It’s been a rather challenging year with lows and highs, and I just hope the 2019 offers more of the happiness we’ve carried through 2018.Read more
It’s that time of year again when the ‘freshers’ are bouncing around university excited for their new, independent life. Signing up to societies and getting to know their (in most cases) new city and campus.
But it’s also that time of year where a lot of people are heading into their final year as students and are preparing for the next stage of adulthood, also known as reality where there are no ‘free overdrafts’, weekday drinking and basically, ‘shit’ gets serious.
As a student mum, I can safely say that becoming a mother in my second year at university, definitely prepared me for final year and heres why!
Before I became a mum, I would always make bold statements about the type of parent I wanted to be. But one thing I should never have said is “I won’t let my child do that”.
It’s quite easy to make assumptions of the type of parent you will be when you don’t have a child, but once you become a mum or dad you soon realise that ‘perfect parenting’ doesn’t exist.
Last year I decided to do 10 Things I Learned in 2016, and since it’s that cliché time of year (again) where everybody is making their New Years resolutions and summing up how their 2017 has been, I thought I would reflect on the year and what I have learnt…
When you’re a parent, you make up your rules, create your own routine and discipline in a way that works for you.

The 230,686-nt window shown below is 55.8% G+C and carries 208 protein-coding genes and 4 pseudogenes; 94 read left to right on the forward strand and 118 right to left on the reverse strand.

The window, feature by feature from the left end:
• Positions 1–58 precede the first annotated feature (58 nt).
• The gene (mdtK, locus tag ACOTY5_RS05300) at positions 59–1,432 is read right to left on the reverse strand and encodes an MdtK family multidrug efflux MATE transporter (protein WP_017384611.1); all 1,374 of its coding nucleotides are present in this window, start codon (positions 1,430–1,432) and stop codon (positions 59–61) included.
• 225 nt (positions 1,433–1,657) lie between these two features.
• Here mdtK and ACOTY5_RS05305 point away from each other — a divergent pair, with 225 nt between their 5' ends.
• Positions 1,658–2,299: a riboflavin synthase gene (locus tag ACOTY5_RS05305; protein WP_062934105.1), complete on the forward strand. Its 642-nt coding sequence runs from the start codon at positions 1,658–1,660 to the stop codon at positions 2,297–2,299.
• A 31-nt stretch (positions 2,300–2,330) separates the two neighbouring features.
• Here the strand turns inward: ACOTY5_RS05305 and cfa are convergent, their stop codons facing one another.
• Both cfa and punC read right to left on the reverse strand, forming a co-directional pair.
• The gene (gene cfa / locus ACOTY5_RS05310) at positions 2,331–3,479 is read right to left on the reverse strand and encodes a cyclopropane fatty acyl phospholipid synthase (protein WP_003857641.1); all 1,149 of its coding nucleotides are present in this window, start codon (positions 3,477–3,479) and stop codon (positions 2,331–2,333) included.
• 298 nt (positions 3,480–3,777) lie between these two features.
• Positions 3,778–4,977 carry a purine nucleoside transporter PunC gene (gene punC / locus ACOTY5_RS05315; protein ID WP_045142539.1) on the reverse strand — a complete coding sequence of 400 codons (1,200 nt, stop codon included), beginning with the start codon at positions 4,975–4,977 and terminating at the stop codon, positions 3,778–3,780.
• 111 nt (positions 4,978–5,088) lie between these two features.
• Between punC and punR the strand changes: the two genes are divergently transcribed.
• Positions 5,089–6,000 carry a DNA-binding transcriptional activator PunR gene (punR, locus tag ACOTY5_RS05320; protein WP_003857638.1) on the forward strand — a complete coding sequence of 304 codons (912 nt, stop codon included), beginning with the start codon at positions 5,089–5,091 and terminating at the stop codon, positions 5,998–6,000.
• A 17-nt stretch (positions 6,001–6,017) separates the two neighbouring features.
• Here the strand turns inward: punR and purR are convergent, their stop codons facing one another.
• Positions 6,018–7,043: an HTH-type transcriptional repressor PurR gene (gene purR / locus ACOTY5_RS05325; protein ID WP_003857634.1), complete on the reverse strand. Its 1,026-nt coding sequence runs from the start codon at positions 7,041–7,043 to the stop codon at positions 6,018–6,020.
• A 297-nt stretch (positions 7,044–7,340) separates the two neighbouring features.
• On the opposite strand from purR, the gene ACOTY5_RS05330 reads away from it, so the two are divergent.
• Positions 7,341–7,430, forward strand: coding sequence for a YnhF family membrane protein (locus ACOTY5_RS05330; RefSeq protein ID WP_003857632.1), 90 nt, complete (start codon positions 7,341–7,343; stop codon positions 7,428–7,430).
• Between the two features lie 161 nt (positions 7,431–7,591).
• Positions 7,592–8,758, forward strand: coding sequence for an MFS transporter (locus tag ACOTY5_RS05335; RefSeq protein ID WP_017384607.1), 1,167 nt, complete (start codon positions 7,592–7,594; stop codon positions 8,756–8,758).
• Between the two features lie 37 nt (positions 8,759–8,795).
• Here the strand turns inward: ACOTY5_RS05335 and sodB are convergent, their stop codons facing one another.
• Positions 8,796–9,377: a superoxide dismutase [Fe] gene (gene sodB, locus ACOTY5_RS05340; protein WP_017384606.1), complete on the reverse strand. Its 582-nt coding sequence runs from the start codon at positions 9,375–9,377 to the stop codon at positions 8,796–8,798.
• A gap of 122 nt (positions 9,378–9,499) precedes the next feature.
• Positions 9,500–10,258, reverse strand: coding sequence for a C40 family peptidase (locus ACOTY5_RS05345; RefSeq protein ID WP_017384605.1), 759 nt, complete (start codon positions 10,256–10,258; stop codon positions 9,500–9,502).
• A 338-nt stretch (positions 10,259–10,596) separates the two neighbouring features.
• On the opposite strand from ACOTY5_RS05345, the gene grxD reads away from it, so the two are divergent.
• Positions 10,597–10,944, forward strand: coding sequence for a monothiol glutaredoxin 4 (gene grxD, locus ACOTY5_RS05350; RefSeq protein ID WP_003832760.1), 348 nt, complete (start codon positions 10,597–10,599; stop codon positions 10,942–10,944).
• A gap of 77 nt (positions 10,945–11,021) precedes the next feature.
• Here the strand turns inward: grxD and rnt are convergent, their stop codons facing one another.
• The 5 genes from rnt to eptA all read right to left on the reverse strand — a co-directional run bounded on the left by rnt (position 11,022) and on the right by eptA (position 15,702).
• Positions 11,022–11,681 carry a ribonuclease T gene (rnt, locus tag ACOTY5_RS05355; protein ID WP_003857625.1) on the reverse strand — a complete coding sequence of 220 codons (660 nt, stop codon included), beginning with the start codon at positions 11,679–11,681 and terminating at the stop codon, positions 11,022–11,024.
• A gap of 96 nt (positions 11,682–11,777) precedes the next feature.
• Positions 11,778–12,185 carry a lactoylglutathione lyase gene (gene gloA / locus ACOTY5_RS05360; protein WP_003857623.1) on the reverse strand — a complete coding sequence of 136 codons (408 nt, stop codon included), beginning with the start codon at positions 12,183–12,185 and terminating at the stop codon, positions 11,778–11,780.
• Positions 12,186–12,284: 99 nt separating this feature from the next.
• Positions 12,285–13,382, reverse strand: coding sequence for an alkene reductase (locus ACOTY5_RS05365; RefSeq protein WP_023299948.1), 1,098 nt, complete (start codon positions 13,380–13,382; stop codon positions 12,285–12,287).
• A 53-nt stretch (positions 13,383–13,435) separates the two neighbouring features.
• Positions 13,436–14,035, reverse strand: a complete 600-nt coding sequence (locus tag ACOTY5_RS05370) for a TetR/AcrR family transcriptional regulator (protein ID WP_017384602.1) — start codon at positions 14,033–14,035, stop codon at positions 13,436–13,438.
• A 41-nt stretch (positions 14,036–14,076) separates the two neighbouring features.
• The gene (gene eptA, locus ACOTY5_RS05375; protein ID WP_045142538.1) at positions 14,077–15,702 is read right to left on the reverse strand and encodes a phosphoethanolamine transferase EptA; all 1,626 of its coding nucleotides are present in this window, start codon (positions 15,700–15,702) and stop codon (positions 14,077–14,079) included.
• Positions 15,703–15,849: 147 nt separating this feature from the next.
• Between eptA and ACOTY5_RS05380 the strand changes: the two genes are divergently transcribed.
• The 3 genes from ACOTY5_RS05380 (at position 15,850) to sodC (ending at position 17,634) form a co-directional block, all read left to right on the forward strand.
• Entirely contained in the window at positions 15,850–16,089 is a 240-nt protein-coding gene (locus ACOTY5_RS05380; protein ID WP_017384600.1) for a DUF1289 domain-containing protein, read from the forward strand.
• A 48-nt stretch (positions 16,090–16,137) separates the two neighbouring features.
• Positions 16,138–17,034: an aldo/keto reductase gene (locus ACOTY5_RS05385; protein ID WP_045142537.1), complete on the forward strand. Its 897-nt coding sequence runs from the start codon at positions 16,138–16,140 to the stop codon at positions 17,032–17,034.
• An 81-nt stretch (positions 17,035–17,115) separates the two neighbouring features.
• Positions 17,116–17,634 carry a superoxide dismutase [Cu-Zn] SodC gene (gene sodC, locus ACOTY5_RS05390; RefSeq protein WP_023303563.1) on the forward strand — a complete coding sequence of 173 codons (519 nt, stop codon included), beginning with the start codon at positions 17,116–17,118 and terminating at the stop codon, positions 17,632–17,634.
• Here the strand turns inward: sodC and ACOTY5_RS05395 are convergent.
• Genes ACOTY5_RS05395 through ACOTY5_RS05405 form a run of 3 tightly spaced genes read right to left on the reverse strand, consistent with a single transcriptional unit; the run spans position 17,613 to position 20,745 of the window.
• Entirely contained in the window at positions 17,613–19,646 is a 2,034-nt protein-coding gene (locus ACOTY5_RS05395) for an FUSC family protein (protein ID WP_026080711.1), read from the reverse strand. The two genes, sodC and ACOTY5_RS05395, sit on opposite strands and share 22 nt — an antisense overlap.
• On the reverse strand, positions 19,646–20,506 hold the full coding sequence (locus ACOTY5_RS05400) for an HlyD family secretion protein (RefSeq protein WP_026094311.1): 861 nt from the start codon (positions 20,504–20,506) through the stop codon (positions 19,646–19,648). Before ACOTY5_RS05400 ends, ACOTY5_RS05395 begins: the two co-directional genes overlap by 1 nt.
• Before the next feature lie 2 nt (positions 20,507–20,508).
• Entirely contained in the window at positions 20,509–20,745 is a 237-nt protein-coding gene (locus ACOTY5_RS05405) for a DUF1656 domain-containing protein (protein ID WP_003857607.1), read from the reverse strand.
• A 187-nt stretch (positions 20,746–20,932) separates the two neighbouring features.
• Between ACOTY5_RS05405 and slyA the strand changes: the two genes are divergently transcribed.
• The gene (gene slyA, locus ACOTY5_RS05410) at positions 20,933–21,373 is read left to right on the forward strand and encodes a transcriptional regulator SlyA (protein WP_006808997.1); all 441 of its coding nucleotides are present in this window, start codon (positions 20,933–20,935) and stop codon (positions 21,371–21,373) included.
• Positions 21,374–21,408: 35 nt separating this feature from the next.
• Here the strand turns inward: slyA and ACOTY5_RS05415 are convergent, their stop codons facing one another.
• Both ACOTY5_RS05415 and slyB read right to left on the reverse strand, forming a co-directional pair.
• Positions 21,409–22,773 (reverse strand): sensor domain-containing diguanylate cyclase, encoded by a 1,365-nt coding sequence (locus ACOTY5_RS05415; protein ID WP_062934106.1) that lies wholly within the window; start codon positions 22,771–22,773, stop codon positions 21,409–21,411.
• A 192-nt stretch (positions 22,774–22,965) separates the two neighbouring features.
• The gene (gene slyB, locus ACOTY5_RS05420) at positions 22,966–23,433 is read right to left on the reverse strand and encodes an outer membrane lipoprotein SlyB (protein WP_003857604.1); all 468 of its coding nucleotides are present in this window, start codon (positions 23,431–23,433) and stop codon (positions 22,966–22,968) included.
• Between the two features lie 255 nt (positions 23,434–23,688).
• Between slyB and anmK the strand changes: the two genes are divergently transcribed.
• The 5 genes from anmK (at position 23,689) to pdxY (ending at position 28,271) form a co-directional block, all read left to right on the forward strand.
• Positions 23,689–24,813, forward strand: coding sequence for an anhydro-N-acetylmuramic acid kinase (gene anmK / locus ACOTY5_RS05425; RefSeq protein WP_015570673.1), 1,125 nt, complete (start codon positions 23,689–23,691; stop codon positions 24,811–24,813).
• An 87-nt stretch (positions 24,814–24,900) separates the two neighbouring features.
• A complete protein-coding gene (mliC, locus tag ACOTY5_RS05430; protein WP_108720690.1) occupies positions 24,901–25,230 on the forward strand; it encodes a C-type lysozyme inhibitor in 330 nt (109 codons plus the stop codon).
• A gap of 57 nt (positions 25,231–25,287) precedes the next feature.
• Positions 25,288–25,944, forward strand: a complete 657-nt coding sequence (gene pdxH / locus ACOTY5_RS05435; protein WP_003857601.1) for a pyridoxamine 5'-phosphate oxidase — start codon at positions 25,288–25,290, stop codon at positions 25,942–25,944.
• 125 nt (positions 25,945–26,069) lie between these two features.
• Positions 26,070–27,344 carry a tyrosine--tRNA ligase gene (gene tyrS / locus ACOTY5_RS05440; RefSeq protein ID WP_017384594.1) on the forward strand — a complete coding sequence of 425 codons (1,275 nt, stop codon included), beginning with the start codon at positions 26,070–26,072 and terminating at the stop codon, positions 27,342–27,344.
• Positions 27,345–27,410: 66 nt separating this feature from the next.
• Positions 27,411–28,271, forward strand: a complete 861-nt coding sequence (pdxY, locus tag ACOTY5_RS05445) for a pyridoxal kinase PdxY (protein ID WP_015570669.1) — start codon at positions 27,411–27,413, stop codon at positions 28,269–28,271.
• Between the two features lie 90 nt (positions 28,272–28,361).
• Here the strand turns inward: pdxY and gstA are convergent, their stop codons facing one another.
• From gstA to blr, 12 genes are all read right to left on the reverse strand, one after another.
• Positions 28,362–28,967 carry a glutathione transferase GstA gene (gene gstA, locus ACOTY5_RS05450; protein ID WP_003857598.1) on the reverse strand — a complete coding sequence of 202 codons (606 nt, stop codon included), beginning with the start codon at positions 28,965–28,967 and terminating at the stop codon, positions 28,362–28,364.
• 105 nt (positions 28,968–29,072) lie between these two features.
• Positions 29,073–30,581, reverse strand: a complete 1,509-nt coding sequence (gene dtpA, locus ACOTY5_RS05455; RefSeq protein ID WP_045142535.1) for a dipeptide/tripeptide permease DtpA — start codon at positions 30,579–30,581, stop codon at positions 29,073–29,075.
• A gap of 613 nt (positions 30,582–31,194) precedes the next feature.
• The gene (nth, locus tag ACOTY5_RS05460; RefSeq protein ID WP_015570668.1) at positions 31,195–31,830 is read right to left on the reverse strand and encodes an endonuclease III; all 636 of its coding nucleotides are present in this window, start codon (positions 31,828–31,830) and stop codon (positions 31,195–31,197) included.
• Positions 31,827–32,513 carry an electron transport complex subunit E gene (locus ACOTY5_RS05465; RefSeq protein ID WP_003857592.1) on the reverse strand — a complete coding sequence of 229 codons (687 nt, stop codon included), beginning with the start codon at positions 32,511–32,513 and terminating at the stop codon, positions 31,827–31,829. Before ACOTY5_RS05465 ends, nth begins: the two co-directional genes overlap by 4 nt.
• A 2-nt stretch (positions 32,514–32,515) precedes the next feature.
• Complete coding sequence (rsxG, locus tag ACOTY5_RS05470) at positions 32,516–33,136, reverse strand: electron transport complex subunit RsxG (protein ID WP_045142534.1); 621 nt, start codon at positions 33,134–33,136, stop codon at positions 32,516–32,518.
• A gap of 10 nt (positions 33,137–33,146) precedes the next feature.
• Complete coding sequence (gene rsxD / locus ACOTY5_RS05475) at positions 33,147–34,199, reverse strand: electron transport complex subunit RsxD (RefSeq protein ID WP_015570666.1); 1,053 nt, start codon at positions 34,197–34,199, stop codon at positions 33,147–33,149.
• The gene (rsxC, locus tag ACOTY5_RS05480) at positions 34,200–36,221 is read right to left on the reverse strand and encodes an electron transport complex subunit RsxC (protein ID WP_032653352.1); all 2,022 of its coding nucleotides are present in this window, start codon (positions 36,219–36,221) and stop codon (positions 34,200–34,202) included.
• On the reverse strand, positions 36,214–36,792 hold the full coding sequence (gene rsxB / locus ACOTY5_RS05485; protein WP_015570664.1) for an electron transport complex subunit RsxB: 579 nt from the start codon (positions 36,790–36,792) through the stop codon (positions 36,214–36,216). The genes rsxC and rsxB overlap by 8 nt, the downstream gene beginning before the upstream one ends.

And what do you do if you’re not a parent, and you’re just looking after someone else’s child? Not disagreeing with the parent of said child.
One of my BIGGEST pet peeves is people interfering with how a parent chooses to raise their child, (obviously in some cases it’s necessary).
It is not your job to decide what discipline method a person should use on a child, or if “one more drink of cola won’t hurt”.
You’re not the one who has to deal with the child 24/7. You don’t have to deal with the bedtime stress when they’re bouncing off the walls, or deal with the consequences of a “eat as much sugar as you want today”, the day after. So don’t change the rules.
Like I said, what mama says, goes.
Whether you’re the grandparents, auntie or uncle, a family friend, whether you’re the prime minister or Beyoncé, your opinion on how to raise a child that is not yours, is pretty much irrelevant.
If the mum or dad doesn’t want their child to have a bar of chocolate because their tea is in an hour, don’t say “one bar won’t hurt them” and give the child the chocolate.
You’re basically teaching the child to disrespect their parents.
You might think it’s harmless, and yes they’re ‘just a child’ (but trust me those mini me’s are a lot more clever than we think), but by outright disagreeing with the parent and interfering, you’re letting that child think that they can do that too.
Children need rules and boundaries, and they need to learn how to respect their parents because it teaches them how to respect authority figures as they grow up.
If you have something to say about it, or even just a general “well why can’t they have another ice cream?”
Ask when the child is not around.